Building classrooms for the leaders of tomorrow

Outside of the classroom, today’s children live technology enhanced lives. They communicate through messaging apps, learn skills through YouTube, and coordinate much of their social existence through mobile devices. But elementary, and high schools have not kept pace. They are not in a race for the future, but a race just to catch up to the present. While this presents a challenge, there are ways to bridge the gap.

Effective, technology-enhanced learning allows for self-paced learning, improves student engagement, and prepares students for ever-changing career paths. Manufacturers such as Cisco and Promethean have developed interactive whiteboards that let teachers record, design, and deliver lessons that students respond to at their own pace, through their own devices – spending more time on material, or moving on to the next lesson. Through devices such as the HP Sprout, students are able to scan objects into a virtual environment, manipulate and view them in 3D, then recreate them as physical objects through 3D printers.

Unfortunately, it is not enough to simply introduce new tools. Without training for students and teachers and ongoing maintenance of the technology, the impact will be limited. Professional development (PD) programs and on-site technology specialists offering co-teaching support can make the difference in successfully engaging both educators and students. Once the new technology is in place, it’s a good idea to have devices tested and maintained on a regular basis. On-site specialists can also be a great boon for teachers – working alongside them as they coach and guide their students to effectively use the tools and instill confidence as everyone’s capabilities improve. Professional development means that students don’t get ahead of teachers, allowing educators the opportunity to truly leverage the power of the improved environment.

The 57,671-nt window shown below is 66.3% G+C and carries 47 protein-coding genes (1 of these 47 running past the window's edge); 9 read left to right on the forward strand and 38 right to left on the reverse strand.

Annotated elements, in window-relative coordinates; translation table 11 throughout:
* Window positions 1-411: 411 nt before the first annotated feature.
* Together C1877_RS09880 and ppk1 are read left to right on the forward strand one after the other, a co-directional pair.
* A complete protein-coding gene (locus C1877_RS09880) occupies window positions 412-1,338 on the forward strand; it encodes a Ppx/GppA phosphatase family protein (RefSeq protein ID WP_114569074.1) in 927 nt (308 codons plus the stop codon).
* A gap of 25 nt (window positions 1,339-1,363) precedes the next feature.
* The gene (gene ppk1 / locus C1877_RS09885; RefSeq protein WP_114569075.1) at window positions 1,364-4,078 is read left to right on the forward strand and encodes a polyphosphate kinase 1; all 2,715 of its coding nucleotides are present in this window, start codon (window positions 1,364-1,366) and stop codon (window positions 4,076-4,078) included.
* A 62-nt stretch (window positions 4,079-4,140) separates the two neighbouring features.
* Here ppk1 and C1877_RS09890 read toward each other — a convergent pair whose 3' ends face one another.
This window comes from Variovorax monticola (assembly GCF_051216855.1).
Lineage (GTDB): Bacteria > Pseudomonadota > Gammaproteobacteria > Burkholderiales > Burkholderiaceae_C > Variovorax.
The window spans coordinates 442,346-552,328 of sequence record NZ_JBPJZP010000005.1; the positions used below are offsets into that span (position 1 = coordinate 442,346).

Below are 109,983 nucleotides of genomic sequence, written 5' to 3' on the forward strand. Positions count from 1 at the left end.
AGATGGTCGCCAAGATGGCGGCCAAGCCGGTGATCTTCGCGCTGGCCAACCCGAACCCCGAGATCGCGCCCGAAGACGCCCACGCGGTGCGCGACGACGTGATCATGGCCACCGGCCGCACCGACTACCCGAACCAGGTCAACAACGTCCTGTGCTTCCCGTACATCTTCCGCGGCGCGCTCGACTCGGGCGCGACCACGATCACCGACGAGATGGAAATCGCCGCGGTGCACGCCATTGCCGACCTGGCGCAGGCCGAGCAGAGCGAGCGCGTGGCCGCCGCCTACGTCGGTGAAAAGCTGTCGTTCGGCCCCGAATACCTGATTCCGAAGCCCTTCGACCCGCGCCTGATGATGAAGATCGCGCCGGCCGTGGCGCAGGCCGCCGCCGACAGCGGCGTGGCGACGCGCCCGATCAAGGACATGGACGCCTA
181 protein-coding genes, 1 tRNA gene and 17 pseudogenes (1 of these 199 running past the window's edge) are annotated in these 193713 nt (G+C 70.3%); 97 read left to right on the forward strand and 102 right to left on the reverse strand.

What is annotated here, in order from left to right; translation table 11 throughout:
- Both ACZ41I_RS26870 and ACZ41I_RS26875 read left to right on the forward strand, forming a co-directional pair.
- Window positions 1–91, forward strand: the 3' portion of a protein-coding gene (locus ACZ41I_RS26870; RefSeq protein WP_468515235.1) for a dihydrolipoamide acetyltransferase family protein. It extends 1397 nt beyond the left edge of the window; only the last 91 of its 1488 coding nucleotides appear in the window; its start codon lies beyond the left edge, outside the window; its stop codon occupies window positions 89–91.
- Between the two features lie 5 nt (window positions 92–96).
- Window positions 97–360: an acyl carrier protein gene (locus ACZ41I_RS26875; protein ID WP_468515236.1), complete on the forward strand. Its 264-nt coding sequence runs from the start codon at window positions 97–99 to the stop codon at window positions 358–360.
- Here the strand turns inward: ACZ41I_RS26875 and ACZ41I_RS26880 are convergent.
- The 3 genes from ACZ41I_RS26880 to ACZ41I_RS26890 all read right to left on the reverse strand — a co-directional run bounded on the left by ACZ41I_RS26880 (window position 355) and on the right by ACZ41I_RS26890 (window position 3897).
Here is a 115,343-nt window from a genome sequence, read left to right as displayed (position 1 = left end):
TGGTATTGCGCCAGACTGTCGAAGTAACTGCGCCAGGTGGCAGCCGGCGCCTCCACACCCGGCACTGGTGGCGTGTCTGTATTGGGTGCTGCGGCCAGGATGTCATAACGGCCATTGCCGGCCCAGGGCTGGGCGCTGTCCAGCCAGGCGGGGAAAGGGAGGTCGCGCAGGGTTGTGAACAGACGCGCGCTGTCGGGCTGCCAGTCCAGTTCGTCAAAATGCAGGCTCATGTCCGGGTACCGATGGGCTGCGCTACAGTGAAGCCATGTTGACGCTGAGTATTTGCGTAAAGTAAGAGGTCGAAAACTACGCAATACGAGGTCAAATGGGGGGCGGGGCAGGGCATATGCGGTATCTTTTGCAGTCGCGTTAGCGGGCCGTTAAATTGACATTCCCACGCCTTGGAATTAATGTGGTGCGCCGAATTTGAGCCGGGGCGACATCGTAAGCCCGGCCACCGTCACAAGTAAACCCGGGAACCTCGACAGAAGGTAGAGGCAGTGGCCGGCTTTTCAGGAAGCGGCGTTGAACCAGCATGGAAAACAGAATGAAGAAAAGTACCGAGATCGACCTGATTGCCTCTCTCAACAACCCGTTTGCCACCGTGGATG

In Alberta, Compugen partnered with Cisco and the Parkland School Division, to create a student-focused innovative learning centre along with a network among schools. Under the direction of Superintendent Tim Monds, the idea for Prescott Learning Centre was put into action. As Compugen’s Educational Team Leader Ray Kebbi states “This school goes beyond the standard to make it a showcase school not just for the district, but for the province, and the country.”

Prescott Learning Centre (PLC) was fitted with a wired and wireless network, capable of evolving and expanding over time. PLC students have participated in video field trips to India, Europe, the United States, and across Canada. Today, video conferencing allows for classroom to classroom connections – bringing creative and collaborative learning and teaching to ten Parkland School Division schools. Individual learning is also enhanced – visually impaired students can be equipped with deskside technology that mirrors and enlarges whiteboards at the front of the classroom. Professional development opportunities are also limitless!

As Catherine Bradley, Compugen’s Educational Team Lead for British Columbia says, “We are building classrooms and schools to prepare students for jobs that don’t exist today, and for career paths that haven’t yet been imagined.”

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